- New York-based boutique bakery Lady M Confections Co. and its West Coast affiliate Lady M West Third settled U.S. Department of Justice allegations the companies violated the Immigration and Nationality Act by discriminating against non-U.S. citizens when checking their permission to work in the U.S., the DOJ announced Nov. 29. Lady M will pay a civil penalty of $1,864, according to the settlement.
- The DOJ began investigating Lady M after a non-U.S. citizen complained it refused to accept his valid documents and asked for additional and unnecessary documentation to verify his eligibility to work in the U.S., the announcement said. The DOJ determined that Lady M asked lawful permanent residents to show their permanent resident cards (“green cards”), instead of letting them choose from various acceptable documents — as the INA requires and as the company alleged did with U.S. citizens, according to the DOJ.
- “Many non-U.S. citizens, including lawful permanent residents, refugees and asylees, are eligible for several of the same types of documents [as U.S. citizens] to prove their permission to work,” the DOJ explained. These documents include driver’s licenses and unrestricted Social Security cards, it said. Lady M did not respond to a request for a comment before press time.
The INA requires employers to verify the identity and employment eligibility of all individuals hired in the U.S. after Nov. 6, 1986, according to guidance from the U.S. Immigration and Customs Enforcement, which is a part of the Department of Homeland Security.
Form I-9 is the vehicle for documenting this verification, the guidance states. Page 3 of the form shows which documents are acceptable: Employees can submit one document from List A to verify both identity and employment authorization, or they can submit a combination of one document from List B to verify their identity and one document from List C to verify authorization to work in the U.S. Employers must then examine the submitted documents to determine if they “reasonably appear to be genuine and relate to the employee” and record the information onto the employee’s I-9 form, ICE says.
Key for employers is that “federal law allows all workers to choose which valid, legally acceptable documentation to present,” the DOJ announcement explains. This requirement is found in the INA’s anti-discrimination provision, which is enforced by the DOJ’s Immigrant and Employee Rights Section (IER) and prohibits employers from discriminating against work-authorized individuals on the basis of citizenship, immigration status or national origin, according to a DOJ FAQ.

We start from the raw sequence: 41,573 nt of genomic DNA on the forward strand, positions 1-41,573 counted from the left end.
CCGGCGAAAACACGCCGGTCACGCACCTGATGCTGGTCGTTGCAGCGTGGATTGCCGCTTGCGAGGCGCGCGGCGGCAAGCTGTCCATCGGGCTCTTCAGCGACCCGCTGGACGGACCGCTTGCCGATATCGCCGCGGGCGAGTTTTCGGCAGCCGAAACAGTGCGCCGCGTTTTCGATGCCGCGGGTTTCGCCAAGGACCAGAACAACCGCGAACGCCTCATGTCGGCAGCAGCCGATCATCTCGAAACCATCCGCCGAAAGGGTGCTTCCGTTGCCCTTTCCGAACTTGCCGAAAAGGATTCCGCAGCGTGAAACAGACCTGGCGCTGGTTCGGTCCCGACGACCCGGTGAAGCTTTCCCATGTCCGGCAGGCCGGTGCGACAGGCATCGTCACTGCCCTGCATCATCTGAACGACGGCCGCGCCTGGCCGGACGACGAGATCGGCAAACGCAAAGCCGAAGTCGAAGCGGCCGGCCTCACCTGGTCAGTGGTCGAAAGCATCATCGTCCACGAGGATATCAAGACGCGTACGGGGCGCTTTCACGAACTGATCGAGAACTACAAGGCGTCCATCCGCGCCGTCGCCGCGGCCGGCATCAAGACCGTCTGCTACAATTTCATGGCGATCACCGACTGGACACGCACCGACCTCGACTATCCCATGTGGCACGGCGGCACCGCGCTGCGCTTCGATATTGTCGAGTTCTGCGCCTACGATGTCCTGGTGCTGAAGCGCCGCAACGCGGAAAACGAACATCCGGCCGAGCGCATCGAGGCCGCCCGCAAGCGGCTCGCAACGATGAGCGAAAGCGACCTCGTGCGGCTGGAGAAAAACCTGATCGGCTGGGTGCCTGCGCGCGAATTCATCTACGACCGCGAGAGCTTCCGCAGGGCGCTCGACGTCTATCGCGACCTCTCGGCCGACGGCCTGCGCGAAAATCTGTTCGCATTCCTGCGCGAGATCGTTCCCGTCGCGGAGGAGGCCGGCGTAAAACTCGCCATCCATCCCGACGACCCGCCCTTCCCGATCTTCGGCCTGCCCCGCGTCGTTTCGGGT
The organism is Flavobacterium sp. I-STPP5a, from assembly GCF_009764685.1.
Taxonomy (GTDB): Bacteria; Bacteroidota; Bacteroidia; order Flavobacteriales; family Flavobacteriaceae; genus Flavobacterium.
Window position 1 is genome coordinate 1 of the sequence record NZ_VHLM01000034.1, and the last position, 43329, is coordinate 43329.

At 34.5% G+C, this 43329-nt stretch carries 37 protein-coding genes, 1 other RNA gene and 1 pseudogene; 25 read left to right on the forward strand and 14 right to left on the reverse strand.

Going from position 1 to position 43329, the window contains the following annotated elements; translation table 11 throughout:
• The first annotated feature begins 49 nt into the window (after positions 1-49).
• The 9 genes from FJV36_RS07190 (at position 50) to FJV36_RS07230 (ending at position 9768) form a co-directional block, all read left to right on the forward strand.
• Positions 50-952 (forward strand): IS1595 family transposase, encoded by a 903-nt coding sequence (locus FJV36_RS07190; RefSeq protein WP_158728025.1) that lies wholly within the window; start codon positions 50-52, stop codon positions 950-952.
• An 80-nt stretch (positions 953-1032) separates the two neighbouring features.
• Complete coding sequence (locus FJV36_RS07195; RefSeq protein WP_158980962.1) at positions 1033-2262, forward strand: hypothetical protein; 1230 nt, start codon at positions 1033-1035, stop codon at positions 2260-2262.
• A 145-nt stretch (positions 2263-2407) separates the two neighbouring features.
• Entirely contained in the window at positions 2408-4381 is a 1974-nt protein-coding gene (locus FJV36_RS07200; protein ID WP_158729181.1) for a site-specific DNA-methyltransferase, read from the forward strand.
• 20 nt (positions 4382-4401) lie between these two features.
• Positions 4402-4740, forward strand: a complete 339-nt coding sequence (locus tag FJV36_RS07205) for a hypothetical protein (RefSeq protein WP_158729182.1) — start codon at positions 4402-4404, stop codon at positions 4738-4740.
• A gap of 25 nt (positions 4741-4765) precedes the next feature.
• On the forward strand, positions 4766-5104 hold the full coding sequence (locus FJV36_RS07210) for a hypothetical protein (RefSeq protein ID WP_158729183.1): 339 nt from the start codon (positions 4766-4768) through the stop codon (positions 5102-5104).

Asking a worker for specific documents because of their citizenship, immigration status or national origin is considered discriminatory and violates the INA, the DOJ says. The permanent resident card appears on List A, so it may be the simplest way for some non-U.S. citizens to verify identity and employment eligibility, but as the DOJ settlement with Lady M reminds employers, it can’t be required.
The mistake is not unique. Recently, The Giant Co., a Pennsylvania-based grocery story chain, agreed to settle DOJ allegations that it routinely required non-U.S. citizens to show their green cards when checking employment eligibility, HR Dive reported.
Another misstep is allowing untrained staff to administer the I-9, the Society for Human Resource Management pointed out in an August post. In this regard, the Lady M settlement may be instructive. It requires “all managers and employees who have any role in the employment eligibility verification process, such as completing the Form I-9 and/or using the E-verify program,” to review and have readily available the most current I-9 form, the U.S. Customs and Immigration Service’s Employment Eligibility Verification Handbook for Employers and the most current USCIS E-Verify Manual.
Employers should also note that several federal agencies have the authority to inspect their I-9 forms, including ICE, the DOJ’s IER section and the U.S. Department of Labor, according to the USCIS.